Bad vibes threaten Rybak’s Upper East Side project

Developer plans 20-story resi building, if only neighbor will allow vibration meter in basement

Sergey Ryback, founder, principal, Ryback Development (Google Maps, Ryback Development)
Sergey Ryback, founder, principal, Ryback Development (Google Maps, Ryback Development)

Rybak Development and Congregation Kehilath Jeshurun got off to a shaky start, no matter how you measure it.

In 2020, the Brooklyn-based developer spent $26 million for 126 East 86th Street on the Upper East Side. It soon demolished the building and scored city approval to replace it with a 20-story development with ground-floor retail and apartments above.

But as Rybak prepared for excavation work, it hit an unlikely snag that threatened to derail its project entirely: the local synagogue.

The building code requires Rybak to install vibration monitors in the buildings surrounding its project to make sure the excavation work doesn’t damage them. The synagogue, which abuts the development site, in March agreed in principle to let Rybak install the monitor — but never signed a final agreement.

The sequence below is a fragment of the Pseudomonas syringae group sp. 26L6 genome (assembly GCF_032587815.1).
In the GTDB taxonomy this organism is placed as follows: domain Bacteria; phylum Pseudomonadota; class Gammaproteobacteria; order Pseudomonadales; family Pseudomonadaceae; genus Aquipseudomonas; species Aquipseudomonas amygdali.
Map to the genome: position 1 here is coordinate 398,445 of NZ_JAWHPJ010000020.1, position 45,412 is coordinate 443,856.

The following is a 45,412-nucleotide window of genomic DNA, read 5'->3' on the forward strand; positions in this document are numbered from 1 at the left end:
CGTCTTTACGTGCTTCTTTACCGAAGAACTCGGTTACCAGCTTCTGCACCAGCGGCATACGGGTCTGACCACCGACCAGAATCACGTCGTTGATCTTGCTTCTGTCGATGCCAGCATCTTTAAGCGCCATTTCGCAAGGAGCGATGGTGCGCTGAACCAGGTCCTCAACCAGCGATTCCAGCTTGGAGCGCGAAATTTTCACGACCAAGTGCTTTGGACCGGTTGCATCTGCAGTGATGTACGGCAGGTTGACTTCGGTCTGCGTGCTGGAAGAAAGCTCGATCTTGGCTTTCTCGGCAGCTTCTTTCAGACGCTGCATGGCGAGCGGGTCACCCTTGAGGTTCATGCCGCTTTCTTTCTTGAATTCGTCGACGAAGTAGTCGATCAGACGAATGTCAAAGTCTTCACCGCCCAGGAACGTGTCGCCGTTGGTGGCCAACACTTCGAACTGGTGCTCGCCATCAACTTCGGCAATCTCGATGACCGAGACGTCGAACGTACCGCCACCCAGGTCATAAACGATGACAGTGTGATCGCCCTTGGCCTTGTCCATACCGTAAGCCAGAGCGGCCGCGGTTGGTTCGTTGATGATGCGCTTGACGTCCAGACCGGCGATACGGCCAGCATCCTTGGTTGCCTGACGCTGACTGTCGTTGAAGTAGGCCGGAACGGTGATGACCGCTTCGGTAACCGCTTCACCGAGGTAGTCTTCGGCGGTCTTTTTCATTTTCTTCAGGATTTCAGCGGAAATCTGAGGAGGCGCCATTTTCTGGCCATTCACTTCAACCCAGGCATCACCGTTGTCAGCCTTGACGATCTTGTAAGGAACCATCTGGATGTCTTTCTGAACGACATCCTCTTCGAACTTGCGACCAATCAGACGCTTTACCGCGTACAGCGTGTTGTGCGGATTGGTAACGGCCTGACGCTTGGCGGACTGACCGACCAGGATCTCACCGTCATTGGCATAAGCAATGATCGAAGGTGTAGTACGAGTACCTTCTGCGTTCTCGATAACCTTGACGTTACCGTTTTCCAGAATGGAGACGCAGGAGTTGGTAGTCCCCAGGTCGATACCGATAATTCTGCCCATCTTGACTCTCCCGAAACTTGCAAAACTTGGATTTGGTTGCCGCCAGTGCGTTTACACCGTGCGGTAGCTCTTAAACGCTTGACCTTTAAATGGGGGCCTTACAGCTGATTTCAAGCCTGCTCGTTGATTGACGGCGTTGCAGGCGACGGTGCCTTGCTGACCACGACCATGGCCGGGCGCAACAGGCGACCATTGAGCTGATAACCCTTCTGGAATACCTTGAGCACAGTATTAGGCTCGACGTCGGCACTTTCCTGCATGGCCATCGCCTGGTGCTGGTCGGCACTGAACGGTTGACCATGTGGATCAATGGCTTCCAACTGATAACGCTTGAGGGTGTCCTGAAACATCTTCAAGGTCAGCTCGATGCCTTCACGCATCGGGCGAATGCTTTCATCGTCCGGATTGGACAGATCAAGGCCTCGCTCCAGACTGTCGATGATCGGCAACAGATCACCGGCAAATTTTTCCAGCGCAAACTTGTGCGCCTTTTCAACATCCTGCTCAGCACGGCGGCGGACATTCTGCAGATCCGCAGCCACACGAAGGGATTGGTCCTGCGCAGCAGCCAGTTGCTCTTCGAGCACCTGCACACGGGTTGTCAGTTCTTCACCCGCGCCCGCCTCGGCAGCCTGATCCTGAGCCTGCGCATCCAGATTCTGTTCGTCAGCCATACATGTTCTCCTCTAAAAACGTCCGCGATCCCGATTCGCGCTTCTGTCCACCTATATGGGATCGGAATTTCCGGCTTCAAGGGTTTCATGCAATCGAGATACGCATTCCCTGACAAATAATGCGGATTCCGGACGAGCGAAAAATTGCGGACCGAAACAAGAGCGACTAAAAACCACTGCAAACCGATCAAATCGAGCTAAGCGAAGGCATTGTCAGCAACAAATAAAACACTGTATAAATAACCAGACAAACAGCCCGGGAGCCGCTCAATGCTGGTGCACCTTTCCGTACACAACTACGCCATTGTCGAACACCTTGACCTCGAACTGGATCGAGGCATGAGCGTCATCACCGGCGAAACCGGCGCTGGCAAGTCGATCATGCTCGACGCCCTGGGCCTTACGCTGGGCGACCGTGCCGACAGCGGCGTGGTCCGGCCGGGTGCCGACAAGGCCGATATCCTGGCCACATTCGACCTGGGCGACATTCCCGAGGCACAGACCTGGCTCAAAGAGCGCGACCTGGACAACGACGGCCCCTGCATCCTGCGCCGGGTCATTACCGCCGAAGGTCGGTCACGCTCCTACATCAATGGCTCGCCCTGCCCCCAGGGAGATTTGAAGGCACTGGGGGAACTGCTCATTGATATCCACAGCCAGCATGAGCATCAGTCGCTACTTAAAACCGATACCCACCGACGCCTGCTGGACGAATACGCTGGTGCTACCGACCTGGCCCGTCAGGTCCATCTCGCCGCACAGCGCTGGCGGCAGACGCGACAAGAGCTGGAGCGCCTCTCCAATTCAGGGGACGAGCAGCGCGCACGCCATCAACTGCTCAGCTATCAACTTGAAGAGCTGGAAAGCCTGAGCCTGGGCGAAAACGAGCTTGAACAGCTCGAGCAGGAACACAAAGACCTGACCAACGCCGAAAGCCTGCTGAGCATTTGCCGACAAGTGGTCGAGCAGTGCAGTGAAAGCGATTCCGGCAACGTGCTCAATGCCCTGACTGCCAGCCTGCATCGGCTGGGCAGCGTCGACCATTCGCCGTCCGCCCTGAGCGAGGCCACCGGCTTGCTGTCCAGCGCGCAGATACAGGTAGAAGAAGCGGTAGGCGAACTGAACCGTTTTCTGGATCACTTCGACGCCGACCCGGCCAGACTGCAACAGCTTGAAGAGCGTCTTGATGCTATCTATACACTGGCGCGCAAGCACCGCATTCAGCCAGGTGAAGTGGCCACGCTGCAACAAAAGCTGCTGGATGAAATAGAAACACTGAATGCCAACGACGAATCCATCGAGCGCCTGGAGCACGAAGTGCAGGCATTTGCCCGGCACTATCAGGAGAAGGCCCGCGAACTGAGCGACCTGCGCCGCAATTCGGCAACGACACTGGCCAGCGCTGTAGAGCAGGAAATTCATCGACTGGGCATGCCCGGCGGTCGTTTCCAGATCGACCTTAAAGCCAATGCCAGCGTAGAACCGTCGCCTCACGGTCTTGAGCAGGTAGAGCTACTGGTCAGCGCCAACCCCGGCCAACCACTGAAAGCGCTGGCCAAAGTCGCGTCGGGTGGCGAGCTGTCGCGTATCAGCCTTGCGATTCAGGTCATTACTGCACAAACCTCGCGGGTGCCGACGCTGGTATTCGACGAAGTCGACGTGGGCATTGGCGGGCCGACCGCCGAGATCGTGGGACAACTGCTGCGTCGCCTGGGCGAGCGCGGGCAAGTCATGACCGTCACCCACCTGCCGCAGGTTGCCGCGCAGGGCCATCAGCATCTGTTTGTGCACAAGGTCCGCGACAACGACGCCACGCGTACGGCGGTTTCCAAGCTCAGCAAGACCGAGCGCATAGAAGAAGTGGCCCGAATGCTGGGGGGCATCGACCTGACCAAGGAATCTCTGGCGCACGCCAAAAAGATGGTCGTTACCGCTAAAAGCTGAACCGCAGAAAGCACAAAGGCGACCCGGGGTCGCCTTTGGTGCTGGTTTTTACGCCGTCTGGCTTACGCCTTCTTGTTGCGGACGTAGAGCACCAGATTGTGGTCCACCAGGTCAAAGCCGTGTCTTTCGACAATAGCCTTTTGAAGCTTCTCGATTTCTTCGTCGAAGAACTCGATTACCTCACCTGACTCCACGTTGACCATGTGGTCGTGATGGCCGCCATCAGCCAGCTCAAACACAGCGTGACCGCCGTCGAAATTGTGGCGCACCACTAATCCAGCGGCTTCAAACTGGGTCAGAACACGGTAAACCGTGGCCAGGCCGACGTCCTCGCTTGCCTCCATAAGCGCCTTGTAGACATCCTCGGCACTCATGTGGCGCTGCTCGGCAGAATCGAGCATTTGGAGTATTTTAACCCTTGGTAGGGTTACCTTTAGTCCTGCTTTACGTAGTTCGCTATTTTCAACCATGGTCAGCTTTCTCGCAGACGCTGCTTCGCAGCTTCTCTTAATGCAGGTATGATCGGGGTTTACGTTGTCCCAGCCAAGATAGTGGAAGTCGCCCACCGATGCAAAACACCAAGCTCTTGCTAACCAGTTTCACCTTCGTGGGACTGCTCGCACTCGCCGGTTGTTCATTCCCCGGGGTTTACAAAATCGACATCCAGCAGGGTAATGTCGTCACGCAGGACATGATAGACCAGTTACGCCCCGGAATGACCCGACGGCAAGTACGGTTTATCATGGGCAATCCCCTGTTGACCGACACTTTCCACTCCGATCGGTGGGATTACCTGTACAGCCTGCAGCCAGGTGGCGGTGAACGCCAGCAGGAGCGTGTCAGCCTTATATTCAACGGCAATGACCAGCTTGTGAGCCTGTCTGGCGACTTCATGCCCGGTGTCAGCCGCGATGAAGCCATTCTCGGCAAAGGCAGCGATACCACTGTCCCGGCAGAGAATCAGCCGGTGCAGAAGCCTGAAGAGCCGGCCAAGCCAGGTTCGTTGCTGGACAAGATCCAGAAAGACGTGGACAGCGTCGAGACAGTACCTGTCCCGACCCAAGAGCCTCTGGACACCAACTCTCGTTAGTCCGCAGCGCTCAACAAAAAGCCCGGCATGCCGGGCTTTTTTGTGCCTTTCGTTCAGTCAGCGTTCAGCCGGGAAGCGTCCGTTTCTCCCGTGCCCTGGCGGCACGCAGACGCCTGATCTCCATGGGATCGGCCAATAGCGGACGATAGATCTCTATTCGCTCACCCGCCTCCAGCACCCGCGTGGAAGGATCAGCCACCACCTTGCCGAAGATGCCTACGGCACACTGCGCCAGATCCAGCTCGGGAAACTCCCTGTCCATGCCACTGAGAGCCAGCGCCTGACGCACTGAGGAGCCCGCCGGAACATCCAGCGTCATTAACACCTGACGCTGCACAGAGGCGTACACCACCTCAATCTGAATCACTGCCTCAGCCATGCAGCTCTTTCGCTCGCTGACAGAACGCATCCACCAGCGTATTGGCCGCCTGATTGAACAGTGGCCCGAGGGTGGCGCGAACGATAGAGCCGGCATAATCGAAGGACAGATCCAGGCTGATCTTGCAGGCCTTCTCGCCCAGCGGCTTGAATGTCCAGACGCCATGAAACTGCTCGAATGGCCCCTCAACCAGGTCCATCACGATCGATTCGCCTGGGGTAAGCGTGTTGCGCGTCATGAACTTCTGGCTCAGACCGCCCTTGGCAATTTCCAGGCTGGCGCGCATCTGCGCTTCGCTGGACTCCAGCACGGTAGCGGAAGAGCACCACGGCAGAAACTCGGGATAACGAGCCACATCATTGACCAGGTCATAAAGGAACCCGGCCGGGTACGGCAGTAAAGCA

Sign Up for the undefined Newsletter

As the two sides negotiated the wording, the synagogue allowed Rybak to install a temporary monitor in October. But after experiencing significant flood damage, the synagogue later that month demanded Rybak remove the monitor and cover $900,000 in repairs in return for signing the agreement, according to the court complaint.

Read more

From left: Rybak Development's Sergey Rybak, 126 East 86th Street, 128 East 125th Street, Maddd Equities' Jorge Madruga (Rybak, Google Maps; Getty)
New York
Manhattan investment sales show vital signs again
South Florida
South Florida’s most intriguing real estate lawsuits of 2021

Rybak’s lawyer might just save the project thanks to an obscure provision: Section 881 of New York Real Property Actions and Proceedings Law. Under the statute, the court can grant a developer entry to a neighboring property, typically for just the sort of temporary construction access Rybak needs.

All the other neighboring buildings have allowed Rybak to install monitors, according to the complaint. It’s asking the court for a day to install the device, a day to remove it and occasional access for the year or so it anticipates excavation work will take.

Neither the synagogue nor the day school that shares the building responded to requests for comment.

Recommended For You